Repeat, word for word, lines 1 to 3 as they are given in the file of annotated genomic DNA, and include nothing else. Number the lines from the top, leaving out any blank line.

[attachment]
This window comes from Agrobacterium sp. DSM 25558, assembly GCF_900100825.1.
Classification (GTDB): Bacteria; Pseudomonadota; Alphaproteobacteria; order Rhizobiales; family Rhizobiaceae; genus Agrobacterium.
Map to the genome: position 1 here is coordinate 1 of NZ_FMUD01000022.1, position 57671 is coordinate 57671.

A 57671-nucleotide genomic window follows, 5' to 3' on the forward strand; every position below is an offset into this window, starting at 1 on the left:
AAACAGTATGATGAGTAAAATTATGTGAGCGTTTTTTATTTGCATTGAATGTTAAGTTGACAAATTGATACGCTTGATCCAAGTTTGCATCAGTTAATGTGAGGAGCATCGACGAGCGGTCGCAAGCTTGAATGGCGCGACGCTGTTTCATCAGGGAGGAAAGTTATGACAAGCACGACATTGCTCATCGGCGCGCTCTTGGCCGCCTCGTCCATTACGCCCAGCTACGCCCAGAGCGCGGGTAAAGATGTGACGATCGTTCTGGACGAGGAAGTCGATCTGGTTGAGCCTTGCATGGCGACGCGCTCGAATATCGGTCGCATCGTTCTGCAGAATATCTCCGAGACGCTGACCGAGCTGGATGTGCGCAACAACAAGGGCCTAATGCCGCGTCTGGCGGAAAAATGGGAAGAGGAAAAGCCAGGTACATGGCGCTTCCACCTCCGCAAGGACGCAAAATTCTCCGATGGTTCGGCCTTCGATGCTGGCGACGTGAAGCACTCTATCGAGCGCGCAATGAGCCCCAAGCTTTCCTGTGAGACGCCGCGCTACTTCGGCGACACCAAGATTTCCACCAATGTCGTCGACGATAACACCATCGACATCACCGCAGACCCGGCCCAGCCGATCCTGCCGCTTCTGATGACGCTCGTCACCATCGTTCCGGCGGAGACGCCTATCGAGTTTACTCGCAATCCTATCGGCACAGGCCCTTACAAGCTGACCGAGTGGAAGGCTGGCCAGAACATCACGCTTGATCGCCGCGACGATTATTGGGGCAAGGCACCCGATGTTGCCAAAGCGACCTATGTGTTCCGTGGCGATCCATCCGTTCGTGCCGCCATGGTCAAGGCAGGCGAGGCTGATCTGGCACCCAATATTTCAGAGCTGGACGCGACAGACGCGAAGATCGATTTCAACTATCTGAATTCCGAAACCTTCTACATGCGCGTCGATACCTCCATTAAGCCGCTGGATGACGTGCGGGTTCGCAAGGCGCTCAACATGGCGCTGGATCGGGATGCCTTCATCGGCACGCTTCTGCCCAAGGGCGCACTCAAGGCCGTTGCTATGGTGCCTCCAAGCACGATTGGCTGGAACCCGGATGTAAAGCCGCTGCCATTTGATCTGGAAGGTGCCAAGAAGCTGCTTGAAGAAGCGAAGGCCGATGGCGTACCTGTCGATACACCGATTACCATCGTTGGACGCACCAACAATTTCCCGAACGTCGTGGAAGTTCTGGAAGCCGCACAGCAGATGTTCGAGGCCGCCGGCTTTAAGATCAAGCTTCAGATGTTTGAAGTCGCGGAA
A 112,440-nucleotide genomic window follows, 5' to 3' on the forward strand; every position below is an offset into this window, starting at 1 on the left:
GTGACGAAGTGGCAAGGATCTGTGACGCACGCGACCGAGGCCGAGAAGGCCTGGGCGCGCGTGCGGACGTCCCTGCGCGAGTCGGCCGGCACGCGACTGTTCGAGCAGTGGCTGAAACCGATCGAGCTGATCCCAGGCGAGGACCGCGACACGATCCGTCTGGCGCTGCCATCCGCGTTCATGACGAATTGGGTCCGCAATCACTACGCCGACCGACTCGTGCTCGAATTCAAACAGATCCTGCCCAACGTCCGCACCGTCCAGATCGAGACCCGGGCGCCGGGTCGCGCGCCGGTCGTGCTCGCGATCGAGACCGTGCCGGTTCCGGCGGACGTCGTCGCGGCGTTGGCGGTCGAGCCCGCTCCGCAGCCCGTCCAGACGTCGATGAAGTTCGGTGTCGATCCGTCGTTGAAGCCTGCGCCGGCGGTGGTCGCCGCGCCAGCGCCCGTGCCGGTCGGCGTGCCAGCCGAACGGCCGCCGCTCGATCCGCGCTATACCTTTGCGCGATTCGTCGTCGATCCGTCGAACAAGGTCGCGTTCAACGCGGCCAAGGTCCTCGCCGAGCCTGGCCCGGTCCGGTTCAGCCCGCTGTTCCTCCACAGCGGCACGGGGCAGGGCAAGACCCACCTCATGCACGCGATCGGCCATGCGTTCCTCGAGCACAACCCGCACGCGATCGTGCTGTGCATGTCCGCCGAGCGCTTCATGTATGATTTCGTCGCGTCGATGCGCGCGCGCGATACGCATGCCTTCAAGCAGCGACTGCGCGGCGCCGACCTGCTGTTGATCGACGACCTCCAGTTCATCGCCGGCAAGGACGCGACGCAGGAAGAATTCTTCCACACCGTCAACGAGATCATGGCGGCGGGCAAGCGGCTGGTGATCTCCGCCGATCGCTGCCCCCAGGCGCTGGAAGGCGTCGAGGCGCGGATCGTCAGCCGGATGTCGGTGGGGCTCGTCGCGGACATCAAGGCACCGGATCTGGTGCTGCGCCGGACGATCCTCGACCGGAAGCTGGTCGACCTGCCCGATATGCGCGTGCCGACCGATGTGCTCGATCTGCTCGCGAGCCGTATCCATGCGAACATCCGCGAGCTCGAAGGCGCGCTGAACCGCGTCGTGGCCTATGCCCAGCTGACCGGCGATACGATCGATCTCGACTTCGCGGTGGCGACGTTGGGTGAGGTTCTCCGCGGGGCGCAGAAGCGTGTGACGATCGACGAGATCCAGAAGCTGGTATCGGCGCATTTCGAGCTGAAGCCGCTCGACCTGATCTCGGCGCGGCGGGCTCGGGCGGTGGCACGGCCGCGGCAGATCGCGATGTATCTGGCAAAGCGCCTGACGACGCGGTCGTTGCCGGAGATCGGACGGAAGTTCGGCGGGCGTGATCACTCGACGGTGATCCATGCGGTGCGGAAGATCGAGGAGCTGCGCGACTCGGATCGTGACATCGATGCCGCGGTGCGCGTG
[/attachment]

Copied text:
This window comes from Agrobacterium sp. DSM 25558, assembly GCF_900100825.1.
Classification (GTDB): Bacteria; Pseudomonadota; Alphaproteobacteria; order Rhizobiales; family Rhizobiaceae; genus Agrobacterium.
Map to the genome: position 1 here is coordinate 1 of NZ_FMUD01000022.1, position 57671 is coordinate 57671.